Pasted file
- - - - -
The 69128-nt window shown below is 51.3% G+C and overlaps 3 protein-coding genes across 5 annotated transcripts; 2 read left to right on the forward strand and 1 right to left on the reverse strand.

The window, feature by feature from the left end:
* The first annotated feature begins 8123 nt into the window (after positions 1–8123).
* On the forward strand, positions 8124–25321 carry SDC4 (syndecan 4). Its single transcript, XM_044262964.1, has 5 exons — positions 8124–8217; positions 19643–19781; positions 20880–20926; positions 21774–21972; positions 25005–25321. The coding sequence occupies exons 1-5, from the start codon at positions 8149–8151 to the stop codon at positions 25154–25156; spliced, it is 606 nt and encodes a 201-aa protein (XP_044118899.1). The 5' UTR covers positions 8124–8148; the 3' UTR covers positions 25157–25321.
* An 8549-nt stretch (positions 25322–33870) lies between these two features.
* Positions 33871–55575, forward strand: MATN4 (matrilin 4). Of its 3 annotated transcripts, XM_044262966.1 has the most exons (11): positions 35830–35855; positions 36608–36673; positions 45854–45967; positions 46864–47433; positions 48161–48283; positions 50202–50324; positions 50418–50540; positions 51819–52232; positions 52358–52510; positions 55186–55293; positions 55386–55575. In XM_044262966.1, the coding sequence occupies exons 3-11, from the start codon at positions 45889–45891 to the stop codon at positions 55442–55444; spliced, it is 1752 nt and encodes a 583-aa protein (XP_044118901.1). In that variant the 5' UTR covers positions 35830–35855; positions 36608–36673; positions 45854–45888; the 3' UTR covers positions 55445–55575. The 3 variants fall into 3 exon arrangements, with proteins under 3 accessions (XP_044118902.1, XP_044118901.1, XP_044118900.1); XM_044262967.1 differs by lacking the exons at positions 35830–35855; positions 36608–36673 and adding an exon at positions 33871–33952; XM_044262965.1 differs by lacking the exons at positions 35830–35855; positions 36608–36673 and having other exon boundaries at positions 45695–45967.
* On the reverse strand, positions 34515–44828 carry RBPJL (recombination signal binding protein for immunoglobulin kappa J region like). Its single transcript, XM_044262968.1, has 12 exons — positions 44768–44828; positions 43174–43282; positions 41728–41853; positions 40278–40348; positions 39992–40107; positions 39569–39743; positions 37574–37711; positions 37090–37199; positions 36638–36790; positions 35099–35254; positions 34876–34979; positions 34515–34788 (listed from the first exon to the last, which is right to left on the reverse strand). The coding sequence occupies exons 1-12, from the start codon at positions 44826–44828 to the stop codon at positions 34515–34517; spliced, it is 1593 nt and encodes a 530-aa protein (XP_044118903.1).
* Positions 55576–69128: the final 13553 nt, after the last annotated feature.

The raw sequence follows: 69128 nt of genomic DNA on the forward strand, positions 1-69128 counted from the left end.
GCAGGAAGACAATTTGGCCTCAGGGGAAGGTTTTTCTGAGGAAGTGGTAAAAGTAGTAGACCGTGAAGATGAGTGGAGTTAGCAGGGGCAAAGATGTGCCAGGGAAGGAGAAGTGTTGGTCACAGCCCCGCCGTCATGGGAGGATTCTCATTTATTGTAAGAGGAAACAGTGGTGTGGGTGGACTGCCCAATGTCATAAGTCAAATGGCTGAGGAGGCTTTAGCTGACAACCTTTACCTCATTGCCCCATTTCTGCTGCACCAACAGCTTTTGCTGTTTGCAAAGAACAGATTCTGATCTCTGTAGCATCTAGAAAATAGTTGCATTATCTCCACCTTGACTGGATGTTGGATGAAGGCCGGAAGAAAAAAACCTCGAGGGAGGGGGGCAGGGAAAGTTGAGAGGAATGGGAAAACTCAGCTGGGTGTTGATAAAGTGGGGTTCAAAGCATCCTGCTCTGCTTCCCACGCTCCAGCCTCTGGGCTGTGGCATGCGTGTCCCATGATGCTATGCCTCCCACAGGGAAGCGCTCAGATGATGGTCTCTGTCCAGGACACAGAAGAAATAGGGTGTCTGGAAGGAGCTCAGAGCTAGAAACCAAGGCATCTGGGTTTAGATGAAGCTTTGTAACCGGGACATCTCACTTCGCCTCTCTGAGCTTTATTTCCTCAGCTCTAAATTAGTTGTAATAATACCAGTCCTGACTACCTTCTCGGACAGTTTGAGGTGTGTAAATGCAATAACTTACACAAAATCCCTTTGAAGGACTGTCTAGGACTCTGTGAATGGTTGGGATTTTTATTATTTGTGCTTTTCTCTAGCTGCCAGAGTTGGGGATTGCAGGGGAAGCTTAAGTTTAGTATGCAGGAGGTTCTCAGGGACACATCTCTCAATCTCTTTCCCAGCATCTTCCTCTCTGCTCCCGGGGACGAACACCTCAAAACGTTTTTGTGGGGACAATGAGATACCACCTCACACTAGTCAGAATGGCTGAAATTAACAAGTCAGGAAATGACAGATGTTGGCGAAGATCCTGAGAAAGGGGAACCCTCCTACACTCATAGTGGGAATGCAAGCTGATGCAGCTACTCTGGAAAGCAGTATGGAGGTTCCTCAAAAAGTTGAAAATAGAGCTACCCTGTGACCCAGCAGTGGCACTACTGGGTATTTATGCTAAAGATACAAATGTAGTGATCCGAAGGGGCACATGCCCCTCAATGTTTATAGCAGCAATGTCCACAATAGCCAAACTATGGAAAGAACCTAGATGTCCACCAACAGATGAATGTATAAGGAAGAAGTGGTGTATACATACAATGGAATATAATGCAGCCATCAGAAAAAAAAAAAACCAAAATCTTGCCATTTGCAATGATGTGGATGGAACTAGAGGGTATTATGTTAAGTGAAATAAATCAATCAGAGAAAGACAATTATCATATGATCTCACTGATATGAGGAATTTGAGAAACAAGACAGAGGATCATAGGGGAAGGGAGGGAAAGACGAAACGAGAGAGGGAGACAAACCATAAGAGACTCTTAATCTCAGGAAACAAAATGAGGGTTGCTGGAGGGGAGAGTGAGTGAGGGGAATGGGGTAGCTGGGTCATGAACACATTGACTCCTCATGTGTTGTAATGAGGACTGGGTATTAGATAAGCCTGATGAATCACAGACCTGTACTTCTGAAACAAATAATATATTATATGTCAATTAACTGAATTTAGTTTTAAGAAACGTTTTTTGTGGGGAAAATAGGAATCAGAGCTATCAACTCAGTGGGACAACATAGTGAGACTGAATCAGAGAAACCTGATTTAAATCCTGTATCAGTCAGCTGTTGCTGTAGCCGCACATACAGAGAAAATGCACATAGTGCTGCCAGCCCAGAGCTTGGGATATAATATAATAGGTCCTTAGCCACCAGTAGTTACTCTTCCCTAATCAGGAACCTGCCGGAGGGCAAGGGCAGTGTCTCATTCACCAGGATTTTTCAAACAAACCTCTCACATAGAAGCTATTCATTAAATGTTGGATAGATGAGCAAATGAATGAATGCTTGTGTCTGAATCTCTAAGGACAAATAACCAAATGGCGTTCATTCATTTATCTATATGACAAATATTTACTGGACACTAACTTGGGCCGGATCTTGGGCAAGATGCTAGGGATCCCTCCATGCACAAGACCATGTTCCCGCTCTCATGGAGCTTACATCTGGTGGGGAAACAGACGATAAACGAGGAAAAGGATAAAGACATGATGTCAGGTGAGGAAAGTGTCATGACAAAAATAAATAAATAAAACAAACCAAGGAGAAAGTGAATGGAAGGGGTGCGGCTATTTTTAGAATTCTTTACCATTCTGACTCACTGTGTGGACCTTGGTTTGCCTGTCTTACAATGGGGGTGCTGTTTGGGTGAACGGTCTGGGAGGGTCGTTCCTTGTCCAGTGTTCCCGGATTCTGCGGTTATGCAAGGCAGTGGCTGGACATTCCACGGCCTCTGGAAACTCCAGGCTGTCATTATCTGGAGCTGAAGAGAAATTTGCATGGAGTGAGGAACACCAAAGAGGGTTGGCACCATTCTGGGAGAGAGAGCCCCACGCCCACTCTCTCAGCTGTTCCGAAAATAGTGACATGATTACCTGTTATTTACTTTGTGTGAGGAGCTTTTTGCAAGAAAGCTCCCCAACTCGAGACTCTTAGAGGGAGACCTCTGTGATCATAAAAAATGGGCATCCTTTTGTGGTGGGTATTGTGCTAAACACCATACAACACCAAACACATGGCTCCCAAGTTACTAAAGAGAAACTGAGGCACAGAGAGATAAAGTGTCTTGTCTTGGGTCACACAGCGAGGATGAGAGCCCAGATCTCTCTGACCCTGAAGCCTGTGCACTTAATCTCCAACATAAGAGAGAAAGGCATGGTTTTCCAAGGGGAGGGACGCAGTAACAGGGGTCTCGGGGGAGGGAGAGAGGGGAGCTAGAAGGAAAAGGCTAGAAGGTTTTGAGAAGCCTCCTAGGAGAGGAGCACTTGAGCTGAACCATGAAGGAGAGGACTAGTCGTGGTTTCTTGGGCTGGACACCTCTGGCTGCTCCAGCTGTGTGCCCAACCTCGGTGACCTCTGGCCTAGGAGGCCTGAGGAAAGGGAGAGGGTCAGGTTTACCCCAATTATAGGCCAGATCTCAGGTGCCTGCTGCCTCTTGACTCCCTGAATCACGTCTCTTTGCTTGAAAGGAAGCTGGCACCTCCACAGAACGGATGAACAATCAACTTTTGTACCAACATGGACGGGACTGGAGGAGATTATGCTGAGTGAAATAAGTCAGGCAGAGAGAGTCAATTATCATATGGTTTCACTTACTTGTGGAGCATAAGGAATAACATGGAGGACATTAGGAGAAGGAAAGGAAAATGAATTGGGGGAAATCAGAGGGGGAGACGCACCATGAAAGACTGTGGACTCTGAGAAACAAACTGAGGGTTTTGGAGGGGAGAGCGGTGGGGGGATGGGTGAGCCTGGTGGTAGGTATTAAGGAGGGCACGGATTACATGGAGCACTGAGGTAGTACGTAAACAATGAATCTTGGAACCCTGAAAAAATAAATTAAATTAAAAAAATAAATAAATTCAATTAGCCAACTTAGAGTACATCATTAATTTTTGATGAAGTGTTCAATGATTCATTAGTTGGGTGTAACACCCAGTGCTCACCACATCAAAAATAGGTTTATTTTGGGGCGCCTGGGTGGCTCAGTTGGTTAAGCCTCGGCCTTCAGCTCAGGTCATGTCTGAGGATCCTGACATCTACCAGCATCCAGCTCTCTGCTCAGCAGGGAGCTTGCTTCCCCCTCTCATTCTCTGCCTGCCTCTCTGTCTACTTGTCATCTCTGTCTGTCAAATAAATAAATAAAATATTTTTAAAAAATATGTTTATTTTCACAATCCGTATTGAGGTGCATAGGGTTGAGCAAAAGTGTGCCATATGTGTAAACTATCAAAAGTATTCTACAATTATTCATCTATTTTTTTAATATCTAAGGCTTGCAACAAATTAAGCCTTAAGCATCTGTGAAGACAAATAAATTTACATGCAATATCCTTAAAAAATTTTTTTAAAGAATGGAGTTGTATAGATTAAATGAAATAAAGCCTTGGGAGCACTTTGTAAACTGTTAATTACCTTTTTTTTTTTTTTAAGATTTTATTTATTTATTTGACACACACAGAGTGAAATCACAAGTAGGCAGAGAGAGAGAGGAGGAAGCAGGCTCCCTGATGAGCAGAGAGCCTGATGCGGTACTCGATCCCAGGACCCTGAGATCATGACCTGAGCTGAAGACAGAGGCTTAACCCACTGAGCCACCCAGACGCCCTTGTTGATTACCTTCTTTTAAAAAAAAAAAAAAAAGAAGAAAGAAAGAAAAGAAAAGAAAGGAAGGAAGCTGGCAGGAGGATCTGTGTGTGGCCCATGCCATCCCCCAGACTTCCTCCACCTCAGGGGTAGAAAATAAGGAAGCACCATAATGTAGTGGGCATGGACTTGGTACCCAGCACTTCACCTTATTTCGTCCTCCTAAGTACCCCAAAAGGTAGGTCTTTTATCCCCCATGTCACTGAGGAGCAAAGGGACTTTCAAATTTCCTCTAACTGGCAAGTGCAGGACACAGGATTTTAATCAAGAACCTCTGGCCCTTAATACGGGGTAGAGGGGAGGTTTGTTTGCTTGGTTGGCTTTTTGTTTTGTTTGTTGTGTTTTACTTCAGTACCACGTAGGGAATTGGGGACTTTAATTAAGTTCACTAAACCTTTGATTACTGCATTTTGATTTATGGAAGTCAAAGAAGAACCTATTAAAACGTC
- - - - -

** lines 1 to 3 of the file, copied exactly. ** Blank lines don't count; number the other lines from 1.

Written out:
The 69128-nt window shown below is 51.3% G+C and overlaps 3 protein-coding genes across 5 annotated transcripts; 2 read left to right on the forward strand and 1 right to left on the reverse strand.

The window, feature by feature from the left end:
* The first annotated feature begins 8123 nt into the window (after positions 1–8123).